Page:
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South Korea outpaces the U.S. in engineering degrees
Jul 23, 2012 | by Michael Alison Chandler | The Washington Post
DAEJON, South Korea—Any eighth grader who wonders if anyone actually uses algebra should ask Hyungtae Lee, an electrical engineer who writes algorithms to build computers with the power of human sight.
It’s a skill he learned first here in South Korea, where undergraduate students are five times more likely to major in engineering than their counterparts in the United States...
...South Korea far outpaces the United States in the percentage of young adults with college degrees—63 versus 41 percent—and its K-12 students routinely outperform U.S. children on international assessments. While South Korean leaders have begun to fret that their young people—raised among skyscrapers and affluence—are pursuing higher-paying jobs outside technical fields, the workforce remains highly tech-savvy: One in four South Korean college students majors in engineering, compared to one in 20 in the U.S.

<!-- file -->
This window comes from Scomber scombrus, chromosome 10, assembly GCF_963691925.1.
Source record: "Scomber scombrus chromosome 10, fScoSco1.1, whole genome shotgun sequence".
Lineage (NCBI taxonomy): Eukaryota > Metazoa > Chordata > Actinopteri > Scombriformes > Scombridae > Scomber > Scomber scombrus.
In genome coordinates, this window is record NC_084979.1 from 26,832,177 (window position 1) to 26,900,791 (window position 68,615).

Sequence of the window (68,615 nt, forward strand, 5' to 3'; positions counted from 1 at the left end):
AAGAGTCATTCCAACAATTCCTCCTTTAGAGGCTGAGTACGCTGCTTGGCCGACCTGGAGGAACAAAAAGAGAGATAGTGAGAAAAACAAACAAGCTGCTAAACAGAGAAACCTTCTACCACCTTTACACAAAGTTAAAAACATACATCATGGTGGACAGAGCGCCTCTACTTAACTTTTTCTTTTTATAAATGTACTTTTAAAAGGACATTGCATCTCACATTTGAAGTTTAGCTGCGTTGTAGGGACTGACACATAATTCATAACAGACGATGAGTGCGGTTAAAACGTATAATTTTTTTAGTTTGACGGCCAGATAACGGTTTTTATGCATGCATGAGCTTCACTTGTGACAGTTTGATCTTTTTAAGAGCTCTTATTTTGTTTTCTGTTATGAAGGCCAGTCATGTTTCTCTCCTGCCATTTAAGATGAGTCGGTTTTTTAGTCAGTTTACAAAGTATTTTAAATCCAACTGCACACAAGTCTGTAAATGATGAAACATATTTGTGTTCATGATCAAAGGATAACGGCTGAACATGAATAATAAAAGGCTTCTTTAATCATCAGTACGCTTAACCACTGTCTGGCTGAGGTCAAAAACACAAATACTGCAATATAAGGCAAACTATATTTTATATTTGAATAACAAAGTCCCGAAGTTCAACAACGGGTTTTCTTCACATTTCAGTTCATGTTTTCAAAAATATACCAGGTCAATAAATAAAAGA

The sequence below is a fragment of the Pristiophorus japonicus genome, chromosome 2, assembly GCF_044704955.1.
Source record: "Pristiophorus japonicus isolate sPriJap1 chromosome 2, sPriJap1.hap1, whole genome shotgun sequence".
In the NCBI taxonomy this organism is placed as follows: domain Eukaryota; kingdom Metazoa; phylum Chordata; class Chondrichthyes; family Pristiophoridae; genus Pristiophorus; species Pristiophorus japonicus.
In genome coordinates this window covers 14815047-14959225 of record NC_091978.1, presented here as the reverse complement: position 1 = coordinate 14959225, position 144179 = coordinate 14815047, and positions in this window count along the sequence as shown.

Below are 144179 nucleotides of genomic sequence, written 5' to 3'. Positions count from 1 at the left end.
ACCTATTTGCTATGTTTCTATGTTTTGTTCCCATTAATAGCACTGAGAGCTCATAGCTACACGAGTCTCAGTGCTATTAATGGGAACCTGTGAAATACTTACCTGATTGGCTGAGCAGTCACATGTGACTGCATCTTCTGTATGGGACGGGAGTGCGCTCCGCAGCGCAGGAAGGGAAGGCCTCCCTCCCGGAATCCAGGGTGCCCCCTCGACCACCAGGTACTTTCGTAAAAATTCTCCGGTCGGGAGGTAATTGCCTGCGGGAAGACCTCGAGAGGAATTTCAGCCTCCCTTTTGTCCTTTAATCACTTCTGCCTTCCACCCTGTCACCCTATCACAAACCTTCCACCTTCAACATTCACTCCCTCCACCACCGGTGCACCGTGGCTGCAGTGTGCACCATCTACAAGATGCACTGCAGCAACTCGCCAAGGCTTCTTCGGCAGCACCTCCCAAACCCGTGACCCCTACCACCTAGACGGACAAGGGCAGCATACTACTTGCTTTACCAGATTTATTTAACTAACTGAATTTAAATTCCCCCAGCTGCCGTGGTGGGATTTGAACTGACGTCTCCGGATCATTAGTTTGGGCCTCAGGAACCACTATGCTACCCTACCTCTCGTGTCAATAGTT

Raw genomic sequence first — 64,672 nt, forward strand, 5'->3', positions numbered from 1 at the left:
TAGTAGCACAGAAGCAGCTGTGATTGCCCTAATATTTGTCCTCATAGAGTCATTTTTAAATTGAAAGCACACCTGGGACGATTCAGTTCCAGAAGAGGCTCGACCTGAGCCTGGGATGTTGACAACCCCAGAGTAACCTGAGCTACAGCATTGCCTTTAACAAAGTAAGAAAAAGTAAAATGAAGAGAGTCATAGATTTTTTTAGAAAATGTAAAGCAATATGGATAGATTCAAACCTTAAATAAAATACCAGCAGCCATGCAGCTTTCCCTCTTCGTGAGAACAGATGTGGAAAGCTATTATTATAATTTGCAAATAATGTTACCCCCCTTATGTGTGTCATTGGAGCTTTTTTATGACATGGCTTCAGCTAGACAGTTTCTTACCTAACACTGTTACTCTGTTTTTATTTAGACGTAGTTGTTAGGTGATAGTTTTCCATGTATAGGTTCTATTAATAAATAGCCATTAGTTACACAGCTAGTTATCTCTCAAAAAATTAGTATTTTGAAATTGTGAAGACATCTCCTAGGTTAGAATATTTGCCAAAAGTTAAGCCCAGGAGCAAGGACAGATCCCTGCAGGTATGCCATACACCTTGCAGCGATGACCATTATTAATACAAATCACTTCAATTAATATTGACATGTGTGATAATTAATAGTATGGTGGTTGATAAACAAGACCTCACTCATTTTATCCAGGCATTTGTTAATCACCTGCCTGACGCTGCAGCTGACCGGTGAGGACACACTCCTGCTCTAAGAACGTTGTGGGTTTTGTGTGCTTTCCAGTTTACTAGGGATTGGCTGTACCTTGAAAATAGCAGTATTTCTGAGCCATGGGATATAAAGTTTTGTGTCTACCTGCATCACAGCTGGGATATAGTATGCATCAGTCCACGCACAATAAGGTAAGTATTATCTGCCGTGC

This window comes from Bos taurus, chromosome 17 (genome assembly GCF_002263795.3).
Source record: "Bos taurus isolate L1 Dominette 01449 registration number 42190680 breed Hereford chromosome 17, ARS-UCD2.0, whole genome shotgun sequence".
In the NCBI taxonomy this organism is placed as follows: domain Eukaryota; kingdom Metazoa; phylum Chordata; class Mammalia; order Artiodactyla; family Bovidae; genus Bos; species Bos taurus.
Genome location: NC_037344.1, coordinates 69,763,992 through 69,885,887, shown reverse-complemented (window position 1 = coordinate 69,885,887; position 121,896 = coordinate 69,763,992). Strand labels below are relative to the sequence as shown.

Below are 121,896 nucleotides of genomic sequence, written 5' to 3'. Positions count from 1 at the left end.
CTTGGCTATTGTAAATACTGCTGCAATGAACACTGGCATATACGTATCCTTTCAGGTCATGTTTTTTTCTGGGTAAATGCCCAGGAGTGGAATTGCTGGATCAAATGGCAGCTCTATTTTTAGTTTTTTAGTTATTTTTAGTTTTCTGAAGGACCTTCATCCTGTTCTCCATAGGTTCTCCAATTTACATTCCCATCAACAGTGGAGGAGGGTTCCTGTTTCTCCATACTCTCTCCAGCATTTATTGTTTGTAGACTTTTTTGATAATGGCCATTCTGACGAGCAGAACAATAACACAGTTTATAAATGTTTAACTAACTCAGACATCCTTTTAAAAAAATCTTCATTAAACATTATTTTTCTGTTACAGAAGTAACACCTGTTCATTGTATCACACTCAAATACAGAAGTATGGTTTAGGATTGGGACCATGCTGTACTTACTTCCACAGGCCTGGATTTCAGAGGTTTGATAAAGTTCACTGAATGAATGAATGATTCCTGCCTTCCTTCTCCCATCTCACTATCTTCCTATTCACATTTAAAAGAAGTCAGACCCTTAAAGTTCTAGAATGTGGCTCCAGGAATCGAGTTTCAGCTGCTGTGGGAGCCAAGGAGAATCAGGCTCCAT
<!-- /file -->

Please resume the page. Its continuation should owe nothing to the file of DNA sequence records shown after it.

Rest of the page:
The reason for the glut of engineers can be summed up easily: South Korea’s education system was designed to produce them.
As Lee explained, “My path has been set since elementary school.”...
...The South Korean government also closely regulates higher education, and historically set enrollment quotas for different programs and types of schools that reflect the economy’s needs. Such regulation would be unwelcome in the United States, said Joseph Helble, dean of the engineering school at Dartmouth. American universities pride themselves on their freedom and on nurturing independent thinking in their students.
“But if you need to rapidly develop technology and train many people, a tightly controlled system works,” he said.
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